My drawing is of a bald cypress tree. How do I know? First, Heather told me those trees were cypress trees, and those flaring buttresses are, as I copied from the book on trees below, “prolonged into the main roots, which form humps that rise out of the water at some distance from the tree. These “cypress knees” are not yet explained, though authorities suspect that they have something to do with the aeration of the root system.”
I’ve become fond of observing and drawing nature myself. My friends help me by doing these walks together in their company. Some Facebook groups are very helpful to identify plants and birds. I like to scroll those groups and I’ve seen some plants (like a skunk cabbage
, -simplocarpus foetidus) only to hear it mentioned in one of our reads (Wild Animals I Have Known
) that same week!
The drawing was from our latest walk with Heather and her children. All our children observed, they also drew, but Heather and I stayed drawing the longest. I also continued my study at home with the Trees book.
Yesterday I bought a white sketch big spiral journal with paper thicker than normal but not waterproof, for I plan to start writing about nature and sketching with pencils in it. If I do a watercolor, I plan to do it on a loose piece of paper and clip it or add it to the journal.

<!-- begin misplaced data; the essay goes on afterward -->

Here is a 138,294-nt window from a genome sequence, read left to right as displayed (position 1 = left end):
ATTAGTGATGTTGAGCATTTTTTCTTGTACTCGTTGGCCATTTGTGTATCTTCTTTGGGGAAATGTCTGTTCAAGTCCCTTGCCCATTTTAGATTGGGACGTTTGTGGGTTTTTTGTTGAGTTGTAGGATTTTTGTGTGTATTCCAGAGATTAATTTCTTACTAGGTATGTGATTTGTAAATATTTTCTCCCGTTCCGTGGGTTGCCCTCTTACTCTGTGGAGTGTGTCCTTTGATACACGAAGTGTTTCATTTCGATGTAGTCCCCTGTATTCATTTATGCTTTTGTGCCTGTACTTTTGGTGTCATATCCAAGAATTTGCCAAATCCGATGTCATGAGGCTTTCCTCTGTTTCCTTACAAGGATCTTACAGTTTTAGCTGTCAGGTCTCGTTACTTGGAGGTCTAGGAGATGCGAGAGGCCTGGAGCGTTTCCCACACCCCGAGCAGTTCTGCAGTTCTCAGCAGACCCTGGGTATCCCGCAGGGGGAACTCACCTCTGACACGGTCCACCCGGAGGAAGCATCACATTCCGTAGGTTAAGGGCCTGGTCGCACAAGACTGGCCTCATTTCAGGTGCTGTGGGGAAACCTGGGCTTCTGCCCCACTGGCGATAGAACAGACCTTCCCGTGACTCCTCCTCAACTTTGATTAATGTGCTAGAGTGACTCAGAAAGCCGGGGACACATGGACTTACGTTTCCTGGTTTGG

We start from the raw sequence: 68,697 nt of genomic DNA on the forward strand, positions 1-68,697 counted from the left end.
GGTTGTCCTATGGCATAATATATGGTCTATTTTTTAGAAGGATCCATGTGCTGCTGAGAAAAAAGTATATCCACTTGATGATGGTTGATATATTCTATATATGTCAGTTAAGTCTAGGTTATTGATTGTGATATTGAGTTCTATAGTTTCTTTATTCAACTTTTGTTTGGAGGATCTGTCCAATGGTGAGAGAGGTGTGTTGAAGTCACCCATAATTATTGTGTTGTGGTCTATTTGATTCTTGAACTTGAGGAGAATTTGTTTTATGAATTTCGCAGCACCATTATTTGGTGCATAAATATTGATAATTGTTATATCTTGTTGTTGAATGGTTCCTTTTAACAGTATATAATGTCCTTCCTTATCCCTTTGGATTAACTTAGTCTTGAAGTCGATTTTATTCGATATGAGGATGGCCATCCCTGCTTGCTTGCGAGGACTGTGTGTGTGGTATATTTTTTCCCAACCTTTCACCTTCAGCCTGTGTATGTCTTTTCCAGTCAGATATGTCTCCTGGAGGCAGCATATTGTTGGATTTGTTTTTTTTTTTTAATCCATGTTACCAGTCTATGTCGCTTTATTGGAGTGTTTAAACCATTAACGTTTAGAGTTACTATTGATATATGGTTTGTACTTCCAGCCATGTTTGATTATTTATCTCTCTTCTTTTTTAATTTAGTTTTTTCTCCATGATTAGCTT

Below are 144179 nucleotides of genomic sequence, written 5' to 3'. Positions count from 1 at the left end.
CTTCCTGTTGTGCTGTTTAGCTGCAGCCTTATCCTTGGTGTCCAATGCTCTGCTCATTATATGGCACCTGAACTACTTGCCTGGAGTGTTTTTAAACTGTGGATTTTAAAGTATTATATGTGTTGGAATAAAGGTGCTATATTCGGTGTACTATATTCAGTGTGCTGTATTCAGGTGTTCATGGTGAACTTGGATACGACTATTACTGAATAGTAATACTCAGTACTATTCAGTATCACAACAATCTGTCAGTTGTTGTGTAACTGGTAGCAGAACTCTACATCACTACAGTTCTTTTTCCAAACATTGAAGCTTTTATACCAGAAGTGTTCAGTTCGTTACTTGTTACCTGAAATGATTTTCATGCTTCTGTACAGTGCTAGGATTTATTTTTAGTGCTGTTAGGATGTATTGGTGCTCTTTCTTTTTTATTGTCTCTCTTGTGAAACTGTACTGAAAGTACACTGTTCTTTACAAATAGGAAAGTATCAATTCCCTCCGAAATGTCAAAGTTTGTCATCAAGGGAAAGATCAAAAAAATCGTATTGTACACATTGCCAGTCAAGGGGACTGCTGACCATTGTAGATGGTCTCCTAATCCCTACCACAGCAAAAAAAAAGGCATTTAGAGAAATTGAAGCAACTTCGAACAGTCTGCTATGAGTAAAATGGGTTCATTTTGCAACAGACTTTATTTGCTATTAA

These two last pictures were taken that same day with my phone. Cast down days are perfect for any photography you can do. The great egret was majestic. This paragraph from All About Birds
describes it beautifully,
The elegant Great Egret is a dazzling sight in many a North American wetland. Slightly smaller and more svelte than a Great Blue Heron, these are still large birds with impressive wingspans. They hunt in classic heron fashion, standing immobile or wading through wetlands to capture fish with a deadly jab of their yellow bill. Great Egrets were hunted nearly to extinction for their plumes in the late nineteenth century, sparking conservation movements and some of the first laws to protect birds.
This is a Muscovy Duck, also known as Pato Criollo or Pato Casero in Spanish (backyard duck). I had never thought about trying to find out all the different kind of ducks we have at our local park. In our new read, Naming Nature, there’s been two days devoted to ducks, and I’m finding them pretty interesting. That’s the beauty of nature, one day I’m not seeing anything in particular, another day I start on a rabbit trail and start classifying wild flowers around me, or the ducks, or the lizards through my friends Heather and Rebecca who found Carolina anole lizard and Texas spiny lizards respectively, and shared videos and photos on Facebook.